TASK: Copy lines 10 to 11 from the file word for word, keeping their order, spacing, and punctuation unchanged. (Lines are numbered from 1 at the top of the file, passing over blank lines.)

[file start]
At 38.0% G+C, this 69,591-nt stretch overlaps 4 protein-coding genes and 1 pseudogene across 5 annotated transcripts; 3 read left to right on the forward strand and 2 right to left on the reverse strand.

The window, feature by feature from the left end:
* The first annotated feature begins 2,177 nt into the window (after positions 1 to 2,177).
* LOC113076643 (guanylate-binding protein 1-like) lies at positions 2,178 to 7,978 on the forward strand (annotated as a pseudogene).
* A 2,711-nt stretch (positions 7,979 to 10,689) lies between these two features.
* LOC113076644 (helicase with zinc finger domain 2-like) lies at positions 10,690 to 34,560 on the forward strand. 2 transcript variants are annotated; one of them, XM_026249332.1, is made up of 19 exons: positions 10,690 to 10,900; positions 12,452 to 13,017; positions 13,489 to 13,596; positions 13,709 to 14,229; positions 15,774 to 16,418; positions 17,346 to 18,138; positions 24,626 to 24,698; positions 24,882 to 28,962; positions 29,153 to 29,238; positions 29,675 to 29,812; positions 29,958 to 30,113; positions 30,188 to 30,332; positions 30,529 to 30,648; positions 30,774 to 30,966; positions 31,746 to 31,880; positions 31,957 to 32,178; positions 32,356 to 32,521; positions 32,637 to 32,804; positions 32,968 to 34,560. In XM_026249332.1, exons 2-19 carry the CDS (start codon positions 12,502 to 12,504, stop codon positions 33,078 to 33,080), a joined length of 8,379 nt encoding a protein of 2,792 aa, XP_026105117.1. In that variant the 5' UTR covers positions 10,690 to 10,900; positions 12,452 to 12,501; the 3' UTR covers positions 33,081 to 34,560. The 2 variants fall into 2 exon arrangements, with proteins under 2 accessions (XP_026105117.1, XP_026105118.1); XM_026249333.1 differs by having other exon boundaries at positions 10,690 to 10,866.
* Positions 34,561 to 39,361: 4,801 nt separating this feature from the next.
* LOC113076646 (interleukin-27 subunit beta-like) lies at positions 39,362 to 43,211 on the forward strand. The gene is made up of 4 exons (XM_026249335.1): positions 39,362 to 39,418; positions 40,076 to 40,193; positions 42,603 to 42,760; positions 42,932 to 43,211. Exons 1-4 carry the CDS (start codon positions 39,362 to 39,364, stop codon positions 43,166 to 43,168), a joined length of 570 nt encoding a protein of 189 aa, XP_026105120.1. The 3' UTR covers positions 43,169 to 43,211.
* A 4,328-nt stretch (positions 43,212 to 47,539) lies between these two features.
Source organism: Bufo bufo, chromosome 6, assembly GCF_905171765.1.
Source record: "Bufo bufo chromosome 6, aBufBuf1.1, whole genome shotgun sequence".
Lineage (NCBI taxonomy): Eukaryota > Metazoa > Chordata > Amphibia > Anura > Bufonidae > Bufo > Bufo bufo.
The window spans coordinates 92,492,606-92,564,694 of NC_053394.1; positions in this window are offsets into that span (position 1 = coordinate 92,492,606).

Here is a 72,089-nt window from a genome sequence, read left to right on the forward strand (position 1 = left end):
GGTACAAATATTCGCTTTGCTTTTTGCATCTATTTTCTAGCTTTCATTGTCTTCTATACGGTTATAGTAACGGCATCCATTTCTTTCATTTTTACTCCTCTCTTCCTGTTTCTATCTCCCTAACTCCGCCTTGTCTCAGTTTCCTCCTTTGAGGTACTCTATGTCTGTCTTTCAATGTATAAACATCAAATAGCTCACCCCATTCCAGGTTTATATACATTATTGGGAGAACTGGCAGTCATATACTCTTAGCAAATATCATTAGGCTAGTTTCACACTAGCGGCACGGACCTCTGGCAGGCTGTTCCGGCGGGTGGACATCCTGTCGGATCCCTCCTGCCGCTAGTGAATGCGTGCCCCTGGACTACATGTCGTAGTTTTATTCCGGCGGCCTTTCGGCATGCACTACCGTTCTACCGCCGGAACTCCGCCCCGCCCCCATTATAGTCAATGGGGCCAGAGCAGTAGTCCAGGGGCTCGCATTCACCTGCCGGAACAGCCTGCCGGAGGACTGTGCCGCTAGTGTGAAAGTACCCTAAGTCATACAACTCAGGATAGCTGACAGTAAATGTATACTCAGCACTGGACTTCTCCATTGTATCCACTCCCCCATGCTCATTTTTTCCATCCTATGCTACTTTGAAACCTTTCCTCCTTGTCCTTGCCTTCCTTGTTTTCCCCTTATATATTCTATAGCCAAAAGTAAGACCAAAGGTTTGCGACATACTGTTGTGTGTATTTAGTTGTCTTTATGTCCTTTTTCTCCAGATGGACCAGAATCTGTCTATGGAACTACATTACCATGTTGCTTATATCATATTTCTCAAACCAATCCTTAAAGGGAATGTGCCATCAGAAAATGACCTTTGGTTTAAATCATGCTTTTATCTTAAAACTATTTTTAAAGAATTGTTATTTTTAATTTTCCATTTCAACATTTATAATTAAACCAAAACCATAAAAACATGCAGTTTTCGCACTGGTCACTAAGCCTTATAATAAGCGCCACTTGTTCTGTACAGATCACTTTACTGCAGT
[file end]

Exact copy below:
Source organism: Bufo bufo, chromosome 6, assembly GCF_905171765.1.
Source record: "Bufo bufo chromosome 6, aBufBuf1.1, whole genome shotgun sequence".